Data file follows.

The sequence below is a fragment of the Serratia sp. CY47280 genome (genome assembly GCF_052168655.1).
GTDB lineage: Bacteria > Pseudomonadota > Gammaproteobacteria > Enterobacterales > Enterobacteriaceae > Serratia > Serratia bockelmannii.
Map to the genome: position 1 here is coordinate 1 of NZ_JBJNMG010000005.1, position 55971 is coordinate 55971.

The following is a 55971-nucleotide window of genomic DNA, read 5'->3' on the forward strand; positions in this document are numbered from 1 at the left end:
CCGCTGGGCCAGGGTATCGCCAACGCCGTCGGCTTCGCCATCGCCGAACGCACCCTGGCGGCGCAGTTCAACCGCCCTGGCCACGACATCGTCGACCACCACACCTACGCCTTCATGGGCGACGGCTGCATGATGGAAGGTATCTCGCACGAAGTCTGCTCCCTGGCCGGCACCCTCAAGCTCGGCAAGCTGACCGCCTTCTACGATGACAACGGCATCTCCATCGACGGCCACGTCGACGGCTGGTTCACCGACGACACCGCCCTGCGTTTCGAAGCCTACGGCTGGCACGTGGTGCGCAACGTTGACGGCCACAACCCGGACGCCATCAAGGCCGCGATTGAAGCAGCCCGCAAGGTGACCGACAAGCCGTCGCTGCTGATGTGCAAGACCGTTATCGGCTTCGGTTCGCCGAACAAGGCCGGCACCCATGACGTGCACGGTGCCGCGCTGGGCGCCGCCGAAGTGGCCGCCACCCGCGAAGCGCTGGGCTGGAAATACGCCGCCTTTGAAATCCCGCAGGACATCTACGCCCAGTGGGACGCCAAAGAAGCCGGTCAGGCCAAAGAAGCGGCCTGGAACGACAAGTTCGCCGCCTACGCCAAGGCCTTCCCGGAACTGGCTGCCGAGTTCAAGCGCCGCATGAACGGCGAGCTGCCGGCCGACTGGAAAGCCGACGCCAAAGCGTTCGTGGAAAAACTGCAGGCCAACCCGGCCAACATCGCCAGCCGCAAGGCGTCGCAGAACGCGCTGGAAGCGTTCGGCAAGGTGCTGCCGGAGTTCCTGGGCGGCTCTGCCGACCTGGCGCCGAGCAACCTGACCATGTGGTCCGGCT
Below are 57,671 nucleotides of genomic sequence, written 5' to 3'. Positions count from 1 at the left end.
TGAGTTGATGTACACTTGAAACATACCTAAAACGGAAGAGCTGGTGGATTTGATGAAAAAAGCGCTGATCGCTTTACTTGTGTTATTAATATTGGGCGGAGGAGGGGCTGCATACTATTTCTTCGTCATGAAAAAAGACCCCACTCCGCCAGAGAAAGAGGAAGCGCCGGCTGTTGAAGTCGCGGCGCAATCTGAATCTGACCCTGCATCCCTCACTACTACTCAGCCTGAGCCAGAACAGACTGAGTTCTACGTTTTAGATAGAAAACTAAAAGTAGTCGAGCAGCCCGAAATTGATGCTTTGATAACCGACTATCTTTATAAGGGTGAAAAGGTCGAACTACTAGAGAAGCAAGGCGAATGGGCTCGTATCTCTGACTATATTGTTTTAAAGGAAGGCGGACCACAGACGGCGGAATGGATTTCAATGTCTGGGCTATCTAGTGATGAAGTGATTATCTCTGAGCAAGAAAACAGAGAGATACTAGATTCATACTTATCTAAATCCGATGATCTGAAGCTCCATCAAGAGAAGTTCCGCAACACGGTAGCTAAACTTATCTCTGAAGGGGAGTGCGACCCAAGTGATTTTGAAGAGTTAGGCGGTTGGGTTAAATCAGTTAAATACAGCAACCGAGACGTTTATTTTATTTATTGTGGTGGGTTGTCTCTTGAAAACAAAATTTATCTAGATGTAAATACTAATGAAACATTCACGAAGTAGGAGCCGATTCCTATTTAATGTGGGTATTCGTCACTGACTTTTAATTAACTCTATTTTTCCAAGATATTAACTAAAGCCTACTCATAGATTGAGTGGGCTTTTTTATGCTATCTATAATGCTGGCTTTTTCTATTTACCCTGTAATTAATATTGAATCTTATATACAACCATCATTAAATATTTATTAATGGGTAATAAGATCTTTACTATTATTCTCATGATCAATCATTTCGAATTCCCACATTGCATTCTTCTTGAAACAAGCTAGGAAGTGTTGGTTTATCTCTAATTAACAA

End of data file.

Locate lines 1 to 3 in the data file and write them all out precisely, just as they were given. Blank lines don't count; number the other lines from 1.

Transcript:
The sequence below is a fragment of the Serratia sp. CY47280 genome (genome assembly GCF_052168655.1).
GTDB lineage: Bacteria > Pseudomonadota > Gammaproteobacteria > Enterobacterales > Enterobacteriaceae > Serratia > Serratia bockelmannii.
Map to the genome: position 1 here is coordinate 1 of NZ_JBJNMG010000005.1, position 55971 is coordinate 55971.